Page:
In the process of this inspection, I found plenty of guidance online. There were case studies on difficult-to-trace sources of aliases. Getting closer to the crux of my own research project, I even found an article about the difficulty of tracing name changes among Polish immigrants. I found helpful tips from state archives, such as this article from the Massachusetts Archives on documents in their holdings specific to family history—especially their subheading on documents related to name changes

One way immigrants to the United States can officially change their name is through the naturalization process—but not all of the name-changing members of the Aktabowski family were immigrants. Many of them were native-born citizens, and had made the choice to change their name well into adulthood. The problem was, I just wasn't finding any record of such changes. 

Granted, according to the FamilySearch wiki on the topic, there are a few resources for searching through the court record index in the pertinent county location in New York. Ironically, the only Aktabowski in-law whose name change I could pinpoint to any court record was that of Uncle John's New York native sister-in-law, Theresa Aktabowski, who had married an Italian immigrant—Antonino Cappadona—who asked for a name change to Thomas Captain once his citizenship request was granted.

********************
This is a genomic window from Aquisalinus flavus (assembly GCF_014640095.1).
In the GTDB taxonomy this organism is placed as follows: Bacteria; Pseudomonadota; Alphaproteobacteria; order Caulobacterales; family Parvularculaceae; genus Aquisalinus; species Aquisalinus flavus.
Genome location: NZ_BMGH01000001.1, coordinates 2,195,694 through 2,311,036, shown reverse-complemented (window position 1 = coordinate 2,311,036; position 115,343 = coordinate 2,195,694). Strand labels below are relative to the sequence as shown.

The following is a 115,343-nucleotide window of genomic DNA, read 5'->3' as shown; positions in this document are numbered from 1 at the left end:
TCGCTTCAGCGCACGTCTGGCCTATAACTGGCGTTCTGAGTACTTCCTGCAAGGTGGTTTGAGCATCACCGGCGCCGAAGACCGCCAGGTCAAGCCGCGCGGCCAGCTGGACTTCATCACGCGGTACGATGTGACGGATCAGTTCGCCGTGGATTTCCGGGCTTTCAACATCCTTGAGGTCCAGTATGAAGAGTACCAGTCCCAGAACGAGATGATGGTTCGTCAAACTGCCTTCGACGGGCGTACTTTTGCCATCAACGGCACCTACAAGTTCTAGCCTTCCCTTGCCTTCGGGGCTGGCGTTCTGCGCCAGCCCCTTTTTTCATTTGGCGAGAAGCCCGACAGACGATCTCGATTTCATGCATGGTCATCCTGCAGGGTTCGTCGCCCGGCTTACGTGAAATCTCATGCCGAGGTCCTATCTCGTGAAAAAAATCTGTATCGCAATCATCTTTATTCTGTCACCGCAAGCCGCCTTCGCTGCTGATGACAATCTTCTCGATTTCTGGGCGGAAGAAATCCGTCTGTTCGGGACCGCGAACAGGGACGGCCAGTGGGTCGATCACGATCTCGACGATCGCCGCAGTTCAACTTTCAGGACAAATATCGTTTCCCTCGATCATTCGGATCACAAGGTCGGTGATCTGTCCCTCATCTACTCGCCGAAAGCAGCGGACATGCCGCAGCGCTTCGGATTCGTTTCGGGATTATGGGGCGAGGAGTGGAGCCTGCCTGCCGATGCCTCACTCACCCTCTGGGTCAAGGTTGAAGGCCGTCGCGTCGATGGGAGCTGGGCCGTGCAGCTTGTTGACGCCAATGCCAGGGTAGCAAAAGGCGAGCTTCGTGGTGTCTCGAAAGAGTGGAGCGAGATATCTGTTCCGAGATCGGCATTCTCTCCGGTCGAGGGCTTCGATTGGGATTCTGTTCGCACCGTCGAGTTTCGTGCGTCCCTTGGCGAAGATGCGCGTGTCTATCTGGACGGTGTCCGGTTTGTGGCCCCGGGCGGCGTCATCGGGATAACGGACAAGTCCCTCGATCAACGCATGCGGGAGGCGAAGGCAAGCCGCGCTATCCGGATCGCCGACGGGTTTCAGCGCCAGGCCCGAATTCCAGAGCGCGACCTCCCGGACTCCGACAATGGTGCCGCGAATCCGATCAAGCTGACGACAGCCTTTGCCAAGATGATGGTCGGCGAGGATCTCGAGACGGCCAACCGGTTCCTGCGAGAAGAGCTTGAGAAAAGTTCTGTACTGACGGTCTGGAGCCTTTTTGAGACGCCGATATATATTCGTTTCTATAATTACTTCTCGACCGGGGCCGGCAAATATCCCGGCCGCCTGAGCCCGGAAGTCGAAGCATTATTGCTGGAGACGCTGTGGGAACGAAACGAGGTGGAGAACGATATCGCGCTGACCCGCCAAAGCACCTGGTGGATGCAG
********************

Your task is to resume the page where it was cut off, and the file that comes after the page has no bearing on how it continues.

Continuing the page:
As for the one legal document I've been able to find referenced for any of the Aktabowskis themselves, it was through a newspaper report, just as an article at GenealogyBank had suggested. A son of the oldest Aktabowski brother had petitioned the court for a surname change to Hark. Gerard Aktabowski made that request in 1945, when he was twenty two years of age. But he didn't make it in the city in which he had been born and raised, but in Palm Beach County, Florida. If it hadn't been for that newspaper being included at—and my subscription linking that service with my Ancestry account—I would never have known to look for such a record in Florida.

The fact that so many of the Aktabowski family had changed their surname made for an interesting readout when the Queens borough Daily Star published the guest list for Uncle John's daughter Frances' wedding in its August 27, 1929, edition. Uncle John's Laskowski relatives' names mixed in not only with Frances' groom's Hanlon family, but with both Aktabowskis and Harks, and even editorially-incorrect "Horks" as well. At least now that I'm working on this branch of the family history, most of those are names I can pinpoint, regardless of the way each relative chose to represent that surname.